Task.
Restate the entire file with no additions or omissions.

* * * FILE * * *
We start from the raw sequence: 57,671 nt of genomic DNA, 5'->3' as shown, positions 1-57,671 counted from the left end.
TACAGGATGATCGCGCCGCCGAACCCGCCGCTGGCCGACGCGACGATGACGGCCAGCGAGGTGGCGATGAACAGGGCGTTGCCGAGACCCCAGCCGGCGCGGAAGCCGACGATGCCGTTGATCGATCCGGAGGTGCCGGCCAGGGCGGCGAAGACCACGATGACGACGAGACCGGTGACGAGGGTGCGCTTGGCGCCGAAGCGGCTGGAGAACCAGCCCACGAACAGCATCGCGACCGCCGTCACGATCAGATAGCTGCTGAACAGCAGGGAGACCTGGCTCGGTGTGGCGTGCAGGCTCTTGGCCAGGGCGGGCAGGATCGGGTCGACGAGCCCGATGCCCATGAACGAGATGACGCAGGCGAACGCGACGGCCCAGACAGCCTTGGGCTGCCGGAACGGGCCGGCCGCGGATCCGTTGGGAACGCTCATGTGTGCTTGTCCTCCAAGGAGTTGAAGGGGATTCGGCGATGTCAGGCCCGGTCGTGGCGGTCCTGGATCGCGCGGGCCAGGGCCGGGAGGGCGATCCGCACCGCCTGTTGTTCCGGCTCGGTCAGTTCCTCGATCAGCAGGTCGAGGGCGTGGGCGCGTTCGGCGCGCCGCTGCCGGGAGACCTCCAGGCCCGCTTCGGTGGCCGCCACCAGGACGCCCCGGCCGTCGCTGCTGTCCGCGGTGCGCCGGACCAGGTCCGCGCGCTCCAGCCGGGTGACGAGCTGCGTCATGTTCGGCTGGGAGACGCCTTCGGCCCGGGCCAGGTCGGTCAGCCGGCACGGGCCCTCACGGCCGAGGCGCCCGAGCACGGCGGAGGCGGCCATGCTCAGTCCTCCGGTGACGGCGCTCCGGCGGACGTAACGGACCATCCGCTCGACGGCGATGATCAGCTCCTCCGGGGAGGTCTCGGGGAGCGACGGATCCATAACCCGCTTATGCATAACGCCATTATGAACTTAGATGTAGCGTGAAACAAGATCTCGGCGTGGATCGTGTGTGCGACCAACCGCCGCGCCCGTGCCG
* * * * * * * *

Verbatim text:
We start from the raw sequence: 57,671 nt of genomic DNA, 5'->3' as shown, positions 1-57,671 counted from the left end.
TACAGGATGATCGCGCCGCCGAACCCGCCGCTGGCCGACGCGACGATGACGGCCAGCGAGGTGGCGATGAACAGGGCGTTGCCGAGACCCCAGCCGGCGCGGAAGCCGACGATGCCGTTGATCGATCCGGAGGTGCCGGCCAGGGCGGCGAAGACCACGATGACGACGAGACCGGTGACGAGGGTGCGCTTGGCGCCGAAGCGGCTGGAGAACCAGCCCACGAACAGCATCGCGACCGCCGTCACGATCAGATAGCTGCTGAACAGCAGGGAGACCTGGCTCGGTGTGGCGTGCAGGCTCTTGGCCAGGGCGGGCAGGATCGGGTCGACGAGCCCGATGCCCATGAACGAGATGACGCAGGCGAACGCGACGGCCCAGACAGCCTTGGGCTGCCGGAACGGGCCGGCCGCGGATCCGTTGGGAACGCTCATGTGTGCTTGTCCTCCAAGGAGTTGAAGGGGATTCGGCGATGTCAGGCCCGGTCGTGGCGGTCCTGGATCGCGCGGGCCAGGGCCGGGAGGGCGATCCGCACCGCCTGTTGTTCCGGCTCGGTCAGTTCCTCGATCAGCAGGTCGAGGGCGTGGGCGCGTTCGGCGCGCCGCTGCCGGGAGACCTCCAGGCCCGCTTCGGTGGCCGCCACCAGGACGCCCCGGCCGTCGCTGCTGTCCGCGGTGCGCCGGACCAGGTCCGCGCGCTCCAGCCGGGTGACGAGCTGCGTCATGTTCGGCTGGGAGACGCCTTCGGCCCGGGCCAGGTCGGTCAGCCGGCACGGGCCCTCACGGCCGAGGCGCCCGAGCACGGCGGAGGCGGCCATGCTCAGTCCTCCGGTGACGGCGCTCCGGCGGACGTAACGGACCATCCGCTCGACGGCGATGATCAGCTCCTCCGGGGAGGTCTCGGGGAGCGACGGATCCATAACCCGCTTATGCATAACGCCATTATGAACTTAGATGTAGCGTGAAACAAGATCTCGGCGTGGATCGTGTGTGCGACCAACCGCCGCGCCCGTGCCG